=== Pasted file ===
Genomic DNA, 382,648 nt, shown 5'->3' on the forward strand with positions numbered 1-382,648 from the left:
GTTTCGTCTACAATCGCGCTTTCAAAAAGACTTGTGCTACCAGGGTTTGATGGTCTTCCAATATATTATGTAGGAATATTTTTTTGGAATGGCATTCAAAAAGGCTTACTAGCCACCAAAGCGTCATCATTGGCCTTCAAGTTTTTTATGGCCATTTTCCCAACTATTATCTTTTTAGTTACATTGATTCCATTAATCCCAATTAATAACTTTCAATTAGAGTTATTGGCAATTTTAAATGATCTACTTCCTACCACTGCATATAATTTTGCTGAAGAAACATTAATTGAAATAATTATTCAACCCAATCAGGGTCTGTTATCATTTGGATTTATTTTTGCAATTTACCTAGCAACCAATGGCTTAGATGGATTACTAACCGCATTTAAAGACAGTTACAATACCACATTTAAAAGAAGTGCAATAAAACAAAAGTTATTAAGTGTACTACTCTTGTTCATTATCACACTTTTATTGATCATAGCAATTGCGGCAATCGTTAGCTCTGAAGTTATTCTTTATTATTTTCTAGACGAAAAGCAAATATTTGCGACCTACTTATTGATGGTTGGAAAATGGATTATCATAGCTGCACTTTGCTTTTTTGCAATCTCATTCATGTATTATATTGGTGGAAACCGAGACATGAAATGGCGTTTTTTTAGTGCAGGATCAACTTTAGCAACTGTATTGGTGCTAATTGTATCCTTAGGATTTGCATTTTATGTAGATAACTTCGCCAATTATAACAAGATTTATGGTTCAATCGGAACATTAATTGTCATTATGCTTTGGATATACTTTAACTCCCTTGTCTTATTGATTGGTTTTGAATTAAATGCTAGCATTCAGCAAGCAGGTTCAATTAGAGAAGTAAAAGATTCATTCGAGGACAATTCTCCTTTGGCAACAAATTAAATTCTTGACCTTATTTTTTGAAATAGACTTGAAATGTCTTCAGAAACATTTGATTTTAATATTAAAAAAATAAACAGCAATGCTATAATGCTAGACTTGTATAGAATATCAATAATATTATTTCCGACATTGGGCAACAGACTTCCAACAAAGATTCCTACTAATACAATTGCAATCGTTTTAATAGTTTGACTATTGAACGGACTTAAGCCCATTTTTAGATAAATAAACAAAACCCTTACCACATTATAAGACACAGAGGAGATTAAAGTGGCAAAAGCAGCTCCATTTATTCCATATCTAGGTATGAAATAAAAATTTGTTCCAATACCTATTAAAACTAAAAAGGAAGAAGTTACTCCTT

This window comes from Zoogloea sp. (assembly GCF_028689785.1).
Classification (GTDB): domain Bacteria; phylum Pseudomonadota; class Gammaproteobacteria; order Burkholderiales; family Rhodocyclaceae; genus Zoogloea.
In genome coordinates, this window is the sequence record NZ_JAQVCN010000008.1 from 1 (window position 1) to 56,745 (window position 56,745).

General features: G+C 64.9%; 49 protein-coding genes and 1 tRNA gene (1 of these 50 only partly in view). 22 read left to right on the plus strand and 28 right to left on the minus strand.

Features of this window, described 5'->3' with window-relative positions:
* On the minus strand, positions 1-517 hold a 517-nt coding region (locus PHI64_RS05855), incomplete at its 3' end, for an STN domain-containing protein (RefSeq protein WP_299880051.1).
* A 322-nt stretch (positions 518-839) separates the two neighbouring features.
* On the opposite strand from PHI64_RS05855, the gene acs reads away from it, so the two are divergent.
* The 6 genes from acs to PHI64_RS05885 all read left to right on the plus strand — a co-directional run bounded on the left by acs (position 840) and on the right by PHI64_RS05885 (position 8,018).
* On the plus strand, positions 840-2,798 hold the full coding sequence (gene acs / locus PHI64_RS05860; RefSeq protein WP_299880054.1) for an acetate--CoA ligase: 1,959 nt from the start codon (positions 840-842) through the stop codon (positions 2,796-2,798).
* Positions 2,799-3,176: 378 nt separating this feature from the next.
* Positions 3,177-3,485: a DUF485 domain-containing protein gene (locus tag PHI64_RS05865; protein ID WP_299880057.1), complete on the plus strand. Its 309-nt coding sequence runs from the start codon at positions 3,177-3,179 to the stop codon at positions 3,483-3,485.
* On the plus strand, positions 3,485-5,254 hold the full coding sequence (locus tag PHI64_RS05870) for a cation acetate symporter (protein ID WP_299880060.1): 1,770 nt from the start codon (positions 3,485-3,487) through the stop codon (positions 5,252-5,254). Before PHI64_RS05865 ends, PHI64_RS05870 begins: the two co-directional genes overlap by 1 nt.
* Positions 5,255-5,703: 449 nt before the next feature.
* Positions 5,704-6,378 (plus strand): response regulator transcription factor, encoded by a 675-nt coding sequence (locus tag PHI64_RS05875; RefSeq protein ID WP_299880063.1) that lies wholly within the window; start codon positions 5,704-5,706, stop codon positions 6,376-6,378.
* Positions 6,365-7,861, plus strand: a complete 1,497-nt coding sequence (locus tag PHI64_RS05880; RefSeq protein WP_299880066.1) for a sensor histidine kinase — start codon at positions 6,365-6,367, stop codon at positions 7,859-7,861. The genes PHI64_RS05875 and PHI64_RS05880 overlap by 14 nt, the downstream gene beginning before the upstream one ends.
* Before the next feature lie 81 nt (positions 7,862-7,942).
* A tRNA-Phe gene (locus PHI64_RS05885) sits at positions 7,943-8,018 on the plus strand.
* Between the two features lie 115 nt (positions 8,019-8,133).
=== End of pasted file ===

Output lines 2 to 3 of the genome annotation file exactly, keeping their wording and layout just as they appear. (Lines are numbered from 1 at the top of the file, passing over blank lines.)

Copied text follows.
GTTTCGTCTACAATCGCGCTTTCAAAAAGACTTGTGCTACCAGGGTTTGATGGTCTTCCAATATATTATGTAGGAATATTTTTTTGGAATGGCATTCAAAAAGGCTTACTAGCCACCAAAGCGTCATCATTGGCCTTCAAGTTTTTTATGGCCATTTTCCCAACTATTATCTTTTTAGTTACATTGATTCCATTAATCCCAATTAATAACTTTCAATTAGAGTTATTGGCAATTTTAAATGATCTACTTCCTACCACTGCATATAATTTTGCTGAAGAAACATTAATTGAAATAATTATTCAACCCAATCAGGGTCTGTTATCATTTGGATTTATTTTTGCAATTTACCTAGCAACCAATGGCTTAGATGGATTACTAACCGCATTTAAAGACAGTTACAATACCACATTTAAAAGAAGTGCAATAAAACAAAAGTTATTAAGTGTACTACTCTTGTTCATTATCACACTTTTATTGATCATAGCAATTGCGGCAATCGTTAGCTCTGAAGTTATTCTTTATTATTTTCTAGACGAAAAGCAAATATTTGCGACCTACTTATTGATGGTTGGAAAATGGATTATCATAGCTGCACTTTGCTTTTTTGCAATCTCATTCATGTATTATATTGGTGGAAACCGAGACATGAAATGGCGTTTTTTTAGTGCAGGATCAACTTTAGCAACTGTATTGGTGCTAATTGTATCCTTAGGATTTGCATTTTATGTAGATAACTTCGCCAATTATAACAAGATTTATGGTTCAATCGGAACATTAATTGTCATTATGCTTTGGATATACTTTAACTCCCTTGTCTTATTGATTGGTTTTGAATTAAATGCTAGCATTCAGCAAGCAGGTTCAATTAGAGAAGTAAAAGATTCATTCGAGGACAATTCTCCTTTGGCAACAAATTAAATTCTTGACCTTATTTTTTGAAATAGACTTGAAATGTCTTCAGAAACATTTGATTTTAATATTAAAAAAATAAACAGCAATGCTATAATGCTAGACTTGTATAGAATATCAATAATATTATTTCCGACATTGGGCAACAGACTTCCAACAAAGATTCCTACTAATACAATTGCAATCGTTTTAATAGTTTGACTATTGAACGGACTTAAGCCCATTTTTAGATAAATAAACAAAACCCTTACCACATTATAAGACACAGAGGAGATTAAAGTGGCAAAAGCAGCTCCATTTATTCCATATCTAGGTATGAAATAAAAATTTGTTCCAATACCTATTAAAACTAAAAAGGAAGAAGTTACTCCTT

This window comes from Zoogloea sp. (assembly GCF_028689785.1).